[Clayart] big pots

via Clayart clayart at lists.clayartworld.com
Thu Oct 1 15:55:37 EDT 2015


Dear Mel,

I think you are implying I am not a genius here - well I protest! I  
never said I was.

I must say that - I am most impresses with potters generally - they  
nead to have near genius minds at least to confront and solve the  
astounding number of problems we face as potters.

I'm not just talking about what we see here on ClayArt - I have  
attended workshops and demonstrations by many well known potters from  
all over the world and have always come away with something like  
revelations.

WE are creative even when we are not trying to be.

RR


Quoting mel jacobson via Clayart <clayart at lists.clayartworld.com>:

> i have been very lucky to have known and interviewed jt abernathy for an
> article i wrote for CM.
>
> i have an audio tape of him giving me a great lecture on clay, fire,
> making stuff and being inventive.  he is in his 90's and blind.
>
> for those making big work here is jt's take:
> `i made hundreds of flower pots 7 feet tall. the wheel was in a hole  
> in the floor
> and the wheel head was floor level.  we rolled the pug mill over and pugged
> right onto the wheel head.  the clay was made for the pots.  there is no such
> thing as a broad range clay body...it does not make sense.  the clay is made
> for what you are making with it.  it does not come from a box, it comes from
> a pug mill.  the formula is designed to be used for big pots. `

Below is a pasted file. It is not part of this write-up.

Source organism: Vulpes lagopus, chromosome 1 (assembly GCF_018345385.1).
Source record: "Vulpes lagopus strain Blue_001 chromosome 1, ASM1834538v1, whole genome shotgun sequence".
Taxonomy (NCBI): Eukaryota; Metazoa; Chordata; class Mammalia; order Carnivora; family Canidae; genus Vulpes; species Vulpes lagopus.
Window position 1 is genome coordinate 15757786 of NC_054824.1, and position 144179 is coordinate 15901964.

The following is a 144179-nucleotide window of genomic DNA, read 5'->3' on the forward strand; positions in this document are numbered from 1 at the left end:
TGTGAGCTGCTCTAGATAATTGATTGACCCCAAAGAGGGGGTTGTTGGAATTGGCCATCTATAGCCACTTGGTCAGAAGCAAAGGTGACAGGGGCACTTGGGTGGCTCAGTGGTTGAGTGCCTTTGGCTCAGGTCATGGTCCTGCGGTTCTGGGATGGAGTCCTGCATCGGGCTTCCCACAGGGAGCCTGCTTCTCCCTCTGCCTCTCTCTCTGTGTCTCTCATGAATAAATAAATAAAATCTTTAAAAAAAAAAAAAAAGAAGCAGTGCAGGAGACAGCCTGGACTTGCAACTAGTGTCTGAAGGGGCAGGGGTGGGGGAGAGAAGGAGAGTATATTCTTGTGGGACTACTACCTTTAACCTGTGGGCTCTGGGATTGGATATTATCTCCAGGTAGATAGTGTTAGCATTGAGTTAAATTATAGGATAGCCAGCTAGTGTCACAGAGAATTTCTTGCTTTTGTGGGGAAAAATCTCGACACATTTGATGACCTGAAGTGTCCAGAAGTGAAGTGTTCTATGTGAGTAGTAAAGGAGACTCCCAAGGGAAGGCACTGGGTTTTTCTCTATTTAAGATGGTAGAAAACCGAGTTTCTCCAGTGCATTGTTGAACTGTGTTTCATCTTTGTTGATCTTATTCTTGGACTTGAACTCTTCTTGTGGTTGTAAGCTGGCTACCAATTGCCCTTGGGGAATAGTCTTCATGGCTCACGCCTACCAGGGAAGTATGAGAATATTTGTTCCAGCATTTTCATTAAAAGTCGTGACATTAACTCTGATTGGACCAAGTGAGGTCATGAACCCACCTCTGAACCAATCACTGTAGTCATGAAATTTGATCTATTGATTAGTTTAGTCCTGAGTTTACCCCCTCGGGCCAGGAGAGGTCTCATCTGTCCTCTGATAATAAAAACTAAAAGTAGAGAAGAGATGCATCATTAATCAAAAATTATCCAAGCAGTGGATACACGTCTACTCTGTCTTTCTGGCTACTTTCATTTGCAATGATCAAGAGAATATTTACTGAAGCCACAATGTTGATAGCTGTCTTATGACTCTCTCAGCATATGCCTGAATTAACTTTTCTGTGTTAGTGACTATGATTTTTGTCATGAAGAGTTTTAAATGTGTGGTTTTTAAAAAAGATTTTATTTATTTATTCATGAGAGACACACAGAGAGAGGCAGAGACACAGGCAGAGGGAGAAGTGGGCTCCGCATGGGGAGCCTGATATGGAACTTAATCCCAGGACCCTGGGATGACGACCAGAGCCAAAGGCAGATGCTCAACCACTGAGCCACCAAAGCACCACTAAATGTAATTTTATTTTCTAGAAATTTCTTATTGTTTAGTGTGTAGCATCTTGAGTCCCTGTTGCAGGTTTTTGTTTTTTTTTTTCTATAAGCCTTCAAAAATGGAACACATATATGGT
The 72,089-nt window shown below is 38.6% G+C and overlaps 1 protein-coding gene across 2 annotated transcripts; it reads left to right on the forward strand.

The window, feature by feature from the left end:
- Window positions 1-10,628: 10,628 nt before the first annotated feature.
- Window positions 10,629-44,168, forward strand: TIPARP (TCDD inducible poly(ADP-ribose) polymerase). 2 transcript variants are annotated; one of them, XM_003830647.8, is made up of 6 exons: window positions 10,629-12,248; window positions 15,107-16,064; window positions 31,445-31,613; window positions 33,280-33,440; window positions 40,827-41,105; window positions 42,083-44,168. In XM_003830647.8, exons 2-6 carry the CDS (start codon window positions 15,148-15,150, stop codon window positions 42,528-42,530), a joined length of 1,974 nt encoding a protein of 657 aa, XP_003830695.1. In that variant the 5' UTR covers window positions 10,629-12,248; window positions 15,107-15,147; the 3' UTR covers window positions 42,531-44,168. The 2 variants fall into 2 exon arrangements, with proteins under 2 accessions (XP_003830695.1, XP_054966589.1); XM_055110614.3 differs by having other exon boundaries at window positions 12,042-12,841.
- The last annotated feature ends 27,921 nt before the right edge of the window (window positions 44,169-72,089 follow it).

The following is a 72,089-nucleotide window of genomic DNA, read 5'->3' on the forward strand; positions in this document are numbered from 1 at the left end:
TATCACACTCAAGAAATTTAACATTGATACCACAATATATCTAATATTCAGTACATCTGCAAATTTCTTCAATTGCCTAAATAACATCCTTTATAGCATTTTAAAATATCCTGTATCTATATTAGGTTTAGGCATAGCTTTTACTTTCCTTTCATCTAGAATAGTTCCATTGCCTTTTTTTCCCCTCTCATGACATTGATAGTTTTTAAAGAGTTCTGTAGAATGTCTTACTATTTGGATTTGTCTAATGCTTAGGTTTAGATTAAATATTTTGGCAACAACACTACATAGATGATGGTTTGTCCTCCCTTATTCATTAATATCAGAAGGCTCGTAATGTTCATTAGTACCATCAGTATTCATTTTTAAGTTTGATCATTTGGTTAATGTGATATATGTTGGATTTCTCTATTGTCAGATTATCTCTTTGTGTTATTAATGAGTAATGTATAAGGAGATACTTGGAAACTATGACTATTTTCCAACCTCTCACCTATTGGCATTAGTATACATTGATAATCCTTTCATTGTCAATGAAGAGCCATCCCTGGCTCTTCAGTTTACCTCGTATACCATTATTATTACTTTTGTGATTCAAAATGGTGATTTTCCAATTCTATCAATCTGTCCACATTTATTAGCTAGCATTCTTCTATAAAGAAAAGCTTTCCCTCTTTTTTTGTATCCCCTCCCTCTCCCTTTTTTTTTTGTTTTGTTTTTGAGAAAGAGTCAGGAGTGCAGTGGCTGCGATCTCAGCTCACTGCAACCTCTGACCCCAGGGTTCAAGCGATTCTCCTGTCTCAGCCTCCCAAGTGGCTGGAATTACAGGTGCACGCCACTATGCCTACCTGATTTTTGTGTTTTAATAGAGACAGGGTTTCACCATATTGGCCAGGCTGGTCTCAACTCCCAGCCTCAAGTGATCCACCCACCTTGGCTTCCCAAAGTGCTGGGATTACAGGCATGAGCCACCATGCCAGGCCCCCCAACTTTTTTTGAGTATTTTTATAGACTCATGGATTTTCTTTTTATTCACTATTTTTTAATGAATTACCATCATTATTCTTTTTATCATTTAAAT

>
> `if i was making tea cups i would change the clay recipe.  if i was making
> teapots, i would change the clay.  there is no such thing as one clay
> body for all pots.  people think  ` oh man, cone 6-11, i will use this clay
> from a factory.`  if they think that...they are really stupid.`
>
> and, his stories went on and on.  he was right about everything.
> his pots did not crack.
>
> one has to get the big pots off the solid table or batt or whatever.
> you can dry them on most any porous surface...ron used grog to lift
> the pots a fraction off the table.  some use thick newspaper....or screening
> material..  they have to be flat...perfect flat.  some of the new fiber glass
> screen would be great to lift the pot off a surface.  you just have to get a
> bit of air under the pot.
>
> in japan we made tight paper rolls and made a donut to set the pots on.
> you do not have to be a genius to figure out a method.
> grog, sand, open body...throw evenly and slow dry.
> trim evenly and get the pot in the air.  even if it is just a fraction of
> an inch air can get under the pot.
> same for firing...grog on the shelf will lift that pot a fraction.   
> and, of course
> if the flame hits one side of a platter and not the other....CRACK.
> mel
>
> from: minnetonka, mn
> website:http://www.melpots.com
> new book: http://www.21stcenturykilns.com
> http://www.melpots.com/clayart.html
> john post's down firng site:  
> http://www.macomb.k12.mi.us/utica/burr/art/JohnPost-2014/main-pages/kiln-firing-schedules.html#mel
>
> MAILMAN_MIMEDEFANG WRAP
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>
> MAILMAN_MIMEDEFANG
>



Ron Roy
ronroy at ca.inter.net
Web page ronroy.net





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